Be warned- I’m about to cite an article that will likely rile up a number of people. It came from a blog post about universalism (we’ll save that topic for another day) that you can find in its entirety here. However, it is the following excerpt that I found worth debating and pondering. I included the first sentence (which is the most inciteful, I think) only to provide a brief bit of context:
(Dr. Michael) Youssef argues that the ideas of tolerance and acceptance are used by religions seeking to dominate Christianity in order to mislead the West, where the people do not understand the nature of other religions.
He mentions a former liberal Bush administration official who noticed that other religions did not welcome alternate faiths. She says she tried to instill the idea of “tolerance” until she realized, “We had the imam in our church speaking, preaching several times” but she never saw “him invite the preacher to preach in the mosque.” So the Leading the Way founder brought to her attention that she would be waiting forever for that “because it’s never going to happen.”
I think you can disagree with Youssef’s assumption in the first sentence while still being interested in the interplay between religions that gets brought up in the second paragraph. It caught my interest because I am so used to seeing this question only from my side (how do Christians view other religions, etc.) that I realized upon reading this how very little time I’ve spent engaging the other sides. Personally, I can’t say that I can quote a conversation I’ve had with someone of another faith where they tried to explain to me that they have room for me, in whatever way that means for them. I’ve also never been invited to speak to another faith group. I say that rather neutrally; I don’t think there is any deep ill-will in these exchanges or lack of exchanges. But I would love to hear your experiences and thoughts.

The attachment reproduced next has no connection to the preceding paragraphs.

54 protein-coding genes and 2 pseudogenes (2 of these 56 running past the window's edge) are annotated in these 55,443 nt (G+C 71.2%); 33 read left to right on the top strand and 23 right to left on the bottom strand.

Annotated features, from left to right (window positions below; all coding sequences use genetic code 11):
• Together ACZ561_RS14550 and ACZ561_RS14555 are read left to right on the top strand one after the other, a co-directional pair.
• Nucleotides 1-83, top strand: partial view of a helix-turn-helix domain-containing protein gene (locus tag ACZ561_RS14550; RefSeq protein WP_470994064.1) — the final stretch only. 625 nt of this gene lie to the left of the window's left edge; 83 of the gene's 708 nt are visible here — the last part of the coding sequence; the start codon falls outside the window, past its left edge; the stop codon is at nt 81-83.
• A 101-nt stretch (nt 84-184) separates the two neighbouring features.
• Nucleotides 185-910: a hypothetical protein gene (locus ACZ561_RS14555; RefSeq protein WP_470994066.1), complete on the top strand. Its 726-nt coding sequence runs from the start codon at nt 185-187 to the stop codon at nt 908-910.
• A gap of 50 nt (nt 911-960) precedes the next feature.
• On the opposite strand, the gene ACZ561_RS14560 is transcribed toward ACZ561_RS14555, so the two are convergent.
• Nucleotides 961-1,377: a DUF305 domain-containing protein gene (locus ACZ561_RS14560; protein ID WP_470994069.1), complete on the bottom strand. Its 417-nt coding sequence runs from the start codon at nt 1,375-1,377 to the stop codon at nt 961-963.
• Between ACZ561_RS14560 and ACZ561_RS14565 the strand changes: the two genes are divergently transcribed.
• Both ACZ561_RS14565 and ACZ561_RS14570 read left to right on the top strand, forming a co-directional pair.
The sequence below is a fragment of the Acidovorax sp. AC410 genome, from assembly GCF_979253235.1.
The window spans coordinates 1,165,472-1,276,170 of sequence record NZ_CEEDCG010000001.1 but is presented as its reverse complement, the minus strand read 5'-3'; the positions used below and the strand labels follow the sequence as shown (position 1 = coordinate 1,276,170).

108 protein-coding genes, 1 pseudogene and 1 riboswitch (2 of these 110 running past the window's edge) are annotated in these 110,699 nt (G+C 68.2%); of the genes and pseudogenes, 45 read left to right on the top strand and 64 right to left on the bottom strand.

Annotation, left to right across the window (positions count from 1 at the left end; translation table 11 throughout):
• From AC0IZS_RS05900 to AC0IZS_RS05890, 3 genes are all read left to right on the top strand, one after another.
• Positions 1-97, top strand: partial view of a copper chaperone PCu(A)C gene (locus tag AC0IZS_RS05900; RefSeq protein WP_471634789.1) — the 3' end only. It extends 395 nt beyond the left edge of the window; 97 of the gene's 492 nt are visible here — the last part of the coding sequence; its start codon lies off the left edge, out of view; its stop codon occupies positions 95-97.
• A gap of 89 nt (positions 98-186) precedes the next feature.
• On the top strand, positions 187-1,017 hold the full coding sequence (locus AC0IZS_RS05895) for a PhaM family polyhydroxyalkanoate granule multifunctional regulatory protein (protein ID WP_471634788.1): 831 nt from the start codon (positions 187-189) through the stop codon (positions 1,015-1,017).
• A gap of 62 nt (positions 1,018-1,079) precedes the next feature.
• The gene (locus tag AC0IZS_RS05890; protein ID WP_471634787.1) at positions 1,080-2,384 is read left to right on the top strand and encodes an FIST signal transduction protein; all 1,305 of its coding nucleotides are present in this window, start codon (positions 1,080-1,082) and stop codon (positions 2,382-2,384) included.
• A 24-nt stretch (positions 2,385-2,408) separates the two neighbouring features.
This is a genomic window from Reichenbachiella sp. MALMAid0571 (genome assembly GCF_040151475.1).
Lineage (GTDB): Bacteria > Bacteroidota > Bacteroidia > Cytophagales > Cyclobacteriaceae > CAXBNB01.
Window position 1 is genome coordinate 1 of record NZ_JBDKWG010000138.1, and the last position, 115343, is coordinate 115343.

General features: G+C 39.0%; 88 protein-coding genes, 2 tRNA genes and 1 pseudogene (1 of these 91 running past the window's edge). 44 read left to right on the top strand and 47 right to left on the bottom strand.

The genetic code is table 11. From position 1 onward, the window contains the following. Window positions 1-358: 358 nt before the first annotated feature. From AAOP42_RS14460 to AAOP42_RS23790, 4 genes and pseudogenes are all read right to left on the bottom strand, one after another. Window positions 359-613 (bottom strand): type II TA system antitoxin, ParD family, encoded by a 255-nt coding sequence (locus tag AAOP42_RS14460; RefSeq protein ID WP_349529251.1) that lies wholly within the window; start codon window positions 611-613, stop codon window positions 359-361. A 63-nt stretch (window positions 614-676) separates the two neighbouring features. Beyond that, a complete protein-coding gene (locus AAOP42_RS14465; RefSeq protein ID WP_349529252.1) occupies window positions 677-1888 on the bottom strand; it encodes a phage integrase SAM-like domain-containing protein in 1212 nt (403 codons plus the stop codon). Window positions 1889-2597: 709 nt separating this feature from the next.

Here are my questions:
Have you ever asked one of your friends from another faith tradition whether they think we have an afterlife/salvation/hopeful future? (Do they think we need to “convert” in any way?)
Can you share examples, if you are a pastor or general Jesus person, of being invited to speak at another house of worship? (I’d even settle for examples of panels, keynotes or classes initiated by non-Christians)
Do you think the problem is that people in general just aren’t having these conversations? Do we need them? Is it that we don’t know how to engage one another on religious issues that require such sensitivity?